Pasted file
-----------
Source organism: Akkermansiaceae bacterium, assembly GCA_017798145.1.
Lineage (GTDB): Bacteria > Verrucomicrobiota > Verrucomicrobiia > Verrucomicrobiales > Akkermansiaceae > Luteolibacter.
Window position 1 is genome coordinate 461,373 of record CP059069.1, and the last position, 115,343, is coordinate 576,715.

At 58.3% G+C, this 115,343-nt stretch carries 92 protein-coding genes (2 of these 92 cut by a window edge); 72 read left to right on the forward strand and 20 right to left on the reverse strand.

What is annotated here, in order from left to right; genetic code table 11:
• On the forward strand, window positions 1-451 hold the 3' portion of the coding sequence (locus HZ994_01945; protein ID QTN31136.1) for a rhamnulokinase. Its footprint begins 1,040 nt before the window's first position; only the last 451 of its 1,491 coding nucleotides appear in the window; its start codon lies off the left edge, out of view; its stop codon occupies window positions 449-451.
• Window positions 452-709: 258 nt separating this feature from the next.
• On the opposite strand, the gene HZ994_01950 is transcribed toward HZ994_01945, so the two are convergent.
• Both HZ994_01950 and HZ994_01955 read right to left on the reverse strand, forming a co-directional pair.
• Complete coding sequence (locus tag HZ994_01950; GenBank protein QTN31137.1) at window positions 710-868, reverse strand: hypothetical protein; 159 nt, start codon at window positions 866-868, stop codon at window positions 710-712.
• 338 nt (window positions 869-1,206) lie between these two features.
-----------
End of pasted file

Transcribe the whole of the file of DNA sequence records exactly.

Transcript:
Source organism: Akkermansiaceae bacterium, assembly GCA_017798145.1.
Lineage (GTDB): Bacteria > Verrucomicrobiota > Verrucomicrobiia > Verrucomicrobiales > Akkermansiaceae > Luteolibacter.
Window position 1 is genome coordinate 461,373 of record CP059069.1, and the last position, 115,343, is coordinate 576,715.

At 58.3% G+C, this 115,343-nt stretch carries 92 protein-coding genes (2 of these 92 cut by a window edge); 72 read left to right on the forward strand and 20 right to left on the reverse strand.

What is annotated here, in order from left to right; genetic code table 11:
• On the forward strand, window positions 1-451 hold the 3' portion of the coding sequence (locus HZ994_01945; protein ID QTN31136.1) for a rhamnulokinase. Its footprint begins 1,040 nt before the window's first position; only the last 451 of its 1,491 coding nucleotides appear in the window; its start codon lies off the left edge, out of view; its stop codon occupies window positions 449-451.
• Window positions 452-709: 258 nt separating this feature from the next.
• On the opposite strand, the gene HZ994_01950 is transcribed toward HZ994_01945, so the two are convergent.
• Both HZ994_01950 and HZ994_01955 read right to left on the reverse strand, forming a co-directional pair.
• Complete coding sequence (locus tag HZ994_01950; GenBank protein QTN31137.1) at window positions 710-868, reverse strand: hypothetical protein; 159 nt, start codon at window positions 866-868, stop codon at window positions 710-712.
• 338 nt (window positions 869-1,206) lie between these two features.